On average, plank decking costs between $3 and $7 per square foot, while sheet decking costs between $5 and $11 per square foot. These costs do not include the cost of labor or any additional materials, such as vapor barriers or fasteners.
Codes that have to do with roof decking
There are several codes and regulations that pertain to roof decking. These include the International Building Code (IBC), which sets minimum standards for the design and construction of buildings, and the International Residential Code (IRC), which sets minimum standards for the construction of single- and multi-family dwellings.
These codes specify the roof decking’s minimum thickness, wood type, fastener size, spacing, and type. Before starting a roofing project, check with your local building authorities for additional roof decking requirements.
In addition to the IBC and IRC, there are several other codes and standards for roof decking. These include the National Roofing Contractors Association (NRCA) Roofing and Waterproofing Manual, which provides guidelines for the installation and maintenance of roofing systems, and the American Wood Council’s (AWC) National Design Specification (NDS) for Wood Construction, which provides design values and load tables for structural wood products.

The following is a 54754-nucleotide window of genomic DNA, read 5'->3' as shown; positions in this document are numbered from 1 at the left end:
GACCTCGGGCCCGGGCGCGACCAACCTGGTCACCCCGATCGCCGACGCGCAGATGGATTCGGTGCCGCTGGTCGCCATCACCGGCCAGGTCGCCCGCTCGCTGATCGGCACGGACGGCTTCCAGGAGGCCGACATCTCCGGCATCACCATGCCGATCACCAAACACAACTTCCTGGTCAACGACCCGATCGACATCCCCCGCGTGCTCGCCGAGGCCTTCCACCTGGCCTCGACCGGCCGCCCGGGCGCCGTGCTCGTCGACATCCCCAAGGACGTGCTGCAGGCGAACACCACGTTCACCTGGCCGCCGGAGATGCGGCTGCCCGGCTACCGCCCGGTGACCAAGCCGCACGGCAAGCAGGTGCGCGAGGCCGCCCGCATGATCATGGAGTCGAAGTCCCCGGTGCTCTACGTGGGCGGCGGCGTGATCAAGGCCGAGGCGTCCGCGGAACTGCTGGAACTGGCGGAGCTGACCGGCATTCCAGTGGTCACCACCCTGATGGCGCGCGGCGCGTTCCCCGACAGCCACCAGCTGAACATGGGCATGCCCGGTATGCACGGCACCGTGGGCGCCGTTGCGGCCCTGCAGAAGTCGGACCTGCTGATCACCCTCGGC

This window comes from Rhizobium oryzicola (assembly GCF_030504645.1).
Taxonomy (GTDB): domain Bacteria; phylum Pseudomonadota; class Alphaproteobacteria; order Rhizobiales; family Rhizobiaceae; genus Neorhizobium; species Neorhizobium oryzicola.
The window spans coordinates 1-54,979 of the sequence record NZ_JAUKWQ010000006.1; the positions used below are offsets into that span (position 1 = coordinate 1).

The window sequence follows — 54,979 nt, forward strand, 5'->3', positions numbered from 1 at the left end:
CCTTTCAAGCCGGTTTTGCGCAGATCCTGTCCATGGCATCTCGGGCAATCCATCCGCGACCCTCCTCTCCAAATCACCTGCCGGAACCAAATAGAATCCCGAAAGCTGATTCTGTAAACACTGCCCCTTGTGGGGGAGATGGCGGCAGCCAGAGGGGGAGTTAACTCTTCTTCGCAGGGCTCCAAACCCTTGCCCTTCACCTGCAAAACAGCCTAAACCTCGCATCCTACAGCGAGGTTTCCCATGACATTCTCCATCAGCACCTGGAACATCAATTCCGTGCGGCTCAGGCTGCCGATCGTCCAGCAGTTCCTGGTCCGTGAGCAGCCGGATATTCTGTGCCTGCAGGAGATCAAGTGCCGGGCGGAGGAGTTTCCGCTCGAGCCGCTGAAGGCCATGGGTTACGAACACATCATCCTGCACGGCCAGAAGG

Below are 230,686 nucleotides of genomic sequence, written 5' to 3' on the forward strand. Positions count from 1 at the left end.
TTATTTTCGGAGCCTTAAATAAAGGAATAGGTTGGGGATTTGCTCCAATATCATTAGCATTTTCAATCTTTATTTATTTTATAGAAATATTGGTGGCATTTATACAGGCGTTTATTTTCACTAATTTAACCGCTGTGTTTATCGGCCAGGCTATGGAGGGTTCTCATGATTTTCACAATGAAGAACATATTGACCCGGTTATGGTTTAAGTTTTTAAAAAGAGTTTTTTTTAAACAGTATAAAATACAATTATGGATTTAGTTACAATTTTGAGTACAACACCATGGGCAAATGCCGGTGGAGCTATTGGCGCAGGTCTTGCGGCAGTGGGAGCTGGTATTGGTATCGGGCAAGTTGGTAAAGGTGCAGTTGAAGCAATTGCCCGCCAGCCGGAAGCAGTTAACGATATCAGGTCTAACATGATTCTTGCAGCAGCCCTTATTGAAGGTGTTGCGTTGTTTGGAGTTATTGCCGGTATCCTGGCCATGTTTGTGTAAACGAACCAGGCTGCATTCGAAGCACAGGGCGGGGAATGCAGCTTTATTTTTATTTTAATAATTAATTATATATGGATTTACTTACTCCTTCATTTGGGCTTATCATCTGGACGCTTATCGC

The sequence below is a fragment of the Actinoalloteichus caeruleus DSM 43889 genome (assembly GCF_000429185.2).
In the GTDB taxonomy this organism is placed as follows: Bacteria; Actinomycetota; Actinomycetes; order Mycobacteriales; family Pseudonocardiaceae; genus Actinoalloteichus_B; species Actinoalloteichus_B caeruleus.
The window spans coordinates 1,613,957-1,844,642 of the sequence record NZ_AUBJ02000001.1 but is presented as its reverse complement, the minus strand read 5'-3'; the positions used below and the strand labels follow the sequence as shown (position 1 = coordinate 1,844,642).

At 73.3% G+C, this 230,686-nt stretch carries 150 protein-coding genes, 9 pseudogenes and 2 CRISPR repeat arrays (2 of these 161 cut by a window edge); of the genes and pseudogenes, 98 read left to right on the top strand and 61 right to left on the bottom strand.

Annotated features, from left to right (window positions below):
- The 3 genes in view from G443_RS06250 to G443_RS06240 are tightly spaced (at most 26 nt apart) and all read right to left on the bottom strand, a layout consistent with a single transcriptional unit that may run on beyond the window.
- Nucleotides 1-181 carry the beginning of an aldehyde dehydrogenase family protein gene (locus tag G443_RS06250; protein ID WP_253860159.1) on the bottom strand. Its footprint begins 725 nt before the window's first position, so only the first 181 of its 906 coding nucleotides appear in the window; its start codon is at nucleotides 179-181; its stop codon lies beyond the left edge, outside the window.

NRCA Roofing and Waterproofing Manual
The NRCA Roofing and Waterproofing Manual include guidelines for installing roof decking, including requirements for the spacing and size of fasteners, the minimum thickness of the decking, and the type of wood that should be used. The manual also provides recommendations for the installation of vapor barriers, which are used to prevent moisture from accumulating beneath the decking.
American Wood Council (AWC)
The AWC NDS for Wood Construction provides design values and load tables for structural wood products, including wood roof decking. The NDS specifies the minimum design values for various species of wood based on their strength and stiffness and provides load tables for calculating the capacity of wood members. Designers and engineers use these design values and load tables to ensure that the wood used in a roof’s decking system is capable of supporting the loads it will be subjected to.
Local building codes
In addition to these national codes and standards, local building codes may also have additional requirements for roof decking. It is important to check with your local building department to ensure that you are complying with all relevant codes and regulations when installing roof decking. Overall, it is important to follow all codes and guidelines related to roof decking to ensure that the roof is properly supported and able to withstand the loads it will be subjected to.